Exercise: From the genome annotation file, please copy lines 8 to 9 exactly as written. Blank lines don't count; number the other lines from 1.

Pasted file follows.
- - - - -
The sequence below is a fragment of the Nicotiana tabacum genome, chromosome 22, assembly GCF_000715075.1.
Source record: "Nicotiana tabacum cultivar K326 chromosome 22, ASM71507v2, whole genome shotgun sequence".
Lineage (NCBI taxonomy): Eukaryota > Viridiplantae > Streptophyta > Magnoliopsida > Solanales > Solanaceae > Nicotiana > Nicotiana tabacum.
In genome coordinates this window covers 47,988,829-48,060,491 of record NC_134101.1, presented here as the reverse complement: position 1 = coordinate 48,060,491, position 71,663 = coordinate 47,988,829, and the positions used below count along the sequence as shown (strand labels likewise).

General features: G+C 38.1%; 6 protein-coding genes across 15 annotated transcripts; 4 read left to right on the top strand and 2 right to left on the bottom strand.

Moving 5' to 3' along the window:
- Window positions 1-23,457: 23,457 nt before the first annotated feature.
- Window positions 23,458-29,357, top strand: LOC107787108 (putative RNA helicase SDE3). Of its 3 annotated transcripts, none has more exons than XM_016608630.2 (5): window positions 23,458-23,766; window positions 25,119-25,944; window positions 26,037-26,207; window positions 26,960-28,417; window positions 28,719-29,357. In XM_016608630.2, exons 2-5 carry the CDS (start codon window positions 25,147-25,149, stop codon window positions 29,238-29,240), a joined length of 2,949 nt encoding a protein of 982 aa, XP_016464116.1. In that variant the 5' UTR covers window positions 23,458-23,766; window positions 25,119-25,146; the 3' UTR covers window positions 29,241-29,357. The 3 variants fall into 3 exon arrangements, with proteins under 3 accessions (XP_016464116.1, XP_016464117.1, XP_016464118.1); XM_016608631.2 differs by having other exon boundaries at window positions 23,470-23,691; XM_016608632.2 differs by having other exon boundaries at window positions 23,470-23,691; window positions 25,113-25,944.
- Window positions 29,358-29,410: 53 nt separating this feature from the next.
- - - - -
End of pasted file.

- Window positions 23,458-29,357, top strand: LOC107787108 (putative RNA helicase SDE3). Of its 3 annotated transcripts, none has more exons than XM_016608630.2 (5): window positions 23,458-23,766; window positions 25,119-25,944; window positions 26,037-26,207; window positions 26,960-28,417; window positions 28,719-29,357. In XM_016608630.2, exons 2-5 carry the CDS (start codon window positions 25,147-25,149, stop codon window positions 29,238-29,240), a joined length of 2,949 nt encoding a protein of 982 aa, XP_016464116.1. In that variant the 5' UTR covers window positions 23,458-23,766; window positions 25,119-25,146; the 3' UTR covers window positions 29,241-29,357. The 3 variants fall into 3 exon arrangements, with proteins under 3 accessions (XP_016464116.1, XP_016464117.1, XP_016464118.1); XM_016608631.2 differs by having other exon boundaries at window positions 23,470-23,691; XM_016608632.2 differs by having other exon boundaries at window positions 23,470-23,691; window positions 25,113-25,944.
- Window positions 29,358-29,410: 53 nt separating this feature from the next.